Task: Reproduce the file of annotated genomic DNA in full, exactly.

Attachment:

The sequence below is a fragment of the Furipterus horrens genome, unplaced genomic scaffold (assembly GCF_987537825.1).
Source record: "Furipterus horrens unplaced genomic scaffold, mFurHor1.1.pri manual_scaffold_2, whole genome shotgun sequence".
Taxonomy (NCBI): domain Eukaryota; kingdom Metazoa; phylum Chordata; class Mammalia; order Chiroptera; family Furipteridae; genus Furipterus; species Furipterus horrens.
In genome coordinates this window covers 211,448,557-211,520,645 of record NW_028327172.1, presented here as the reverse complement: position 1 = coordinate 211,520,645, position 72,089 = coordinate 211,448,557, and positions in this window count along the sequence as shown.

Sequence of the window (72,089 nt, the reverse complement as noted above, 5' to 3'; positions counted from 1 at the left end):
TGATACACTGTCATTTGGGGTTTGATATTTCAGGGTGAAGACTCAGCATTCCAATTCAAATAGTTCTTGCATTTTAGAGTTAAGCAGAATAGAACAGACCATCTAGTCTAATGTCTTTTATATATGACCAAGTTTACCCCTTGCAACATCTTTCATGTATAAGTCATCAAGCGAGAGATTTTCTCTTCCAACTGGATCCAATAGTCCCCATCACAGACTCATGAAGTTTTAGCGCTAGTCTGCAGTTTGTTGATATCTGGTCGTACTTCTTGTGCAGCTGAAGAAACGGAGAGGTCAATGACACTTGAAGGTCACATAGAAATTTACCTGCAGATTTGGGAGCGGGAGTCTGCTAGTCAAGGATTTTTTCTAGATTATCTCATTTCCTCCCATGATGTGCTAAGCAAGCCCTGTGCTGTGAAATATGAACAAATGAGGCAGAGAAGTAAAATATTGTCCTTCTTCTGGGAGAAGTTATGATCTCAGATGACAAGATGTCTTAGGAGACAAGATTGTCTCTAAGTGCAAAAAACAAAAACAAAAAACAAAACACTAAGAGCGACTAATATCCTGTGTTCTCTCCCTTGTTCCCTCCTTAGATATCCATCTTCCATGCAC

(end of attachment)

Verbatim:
The sequence below is a fragment of the Furipterus horrens genome, unplaced genomic scaffold (assembly GCF_987537825.1).
Source record: "Furipterus horrens unplaced genomic scaffold, mFurHor1.1.pri manual_scaffold_2, whole genome shotgun sequence".
Taxonomy (NCBI): domain Eukaryota; kingdom Metazoa; phylum Chordata; class Mammalia; order Chiroptera; family Furipteridae; genus Furipterus; species Furipterus horrens.
In genome coordinates this window covers 211,448,557-211,520,645 of record NW_028327172.1, presented here as the reverse complement: position 1 = coordinate 211,520,645, position 72,089 = coordinate 211,448,557, and positions in this window count along the sequence as shown.

Sequence of the window (72,089 nt, the reverse complement as noted above, 5' to 3'; positions counted from 1 at the left end):
TGATACACTGTCATTTGGGGTTTGATATTTCAGGGTGAAGACTCAGCATTCCAATTCAAATAGTTCTTGCATTTTAGAGTTAAGCAGAATAGAACAGACCATCTAGTCTAATGTCTTTTATATATGACCAAGTTTACCCCTTGCAACATCTTTCATGTATAAGTCATCAAGCGAGAGATTTTCTCTTCCAACTGGATCCAATAGTCCCCATCACAGACTCATGAAGTTTTAGCGCTAGTCTGCAGTTTGTTGATATCTGGTCGTACTTCTTGTGCAGCTGAAGAAACGGAGAGGTCAATGACACTTGAAGGTCACATAGAAATTTACCTGCAGATTTGGGAGCGGGAGTCTGCTAGTCAAGGATTTTTTCTAGATTATCTCATTTCCTCCCATGATGTGCTAAGCAAGCCCTGTGCTGTGAAATATGAACAAATGAGGCAGAGAAGTAAAATATTGTCCTTCTTCTGGGAGAAGTTATGATCTCAGATGACAAGATGTCTTAGGAGACAAGATTGTCTCTAAGTGCAAAAAACAAAAACAAAAAACAAAACACTAAGAGCGACTAATATCCTGTGTTCTCTCCCTTGTTCCCTCCTTAGATATCCATCTTCCATGCAC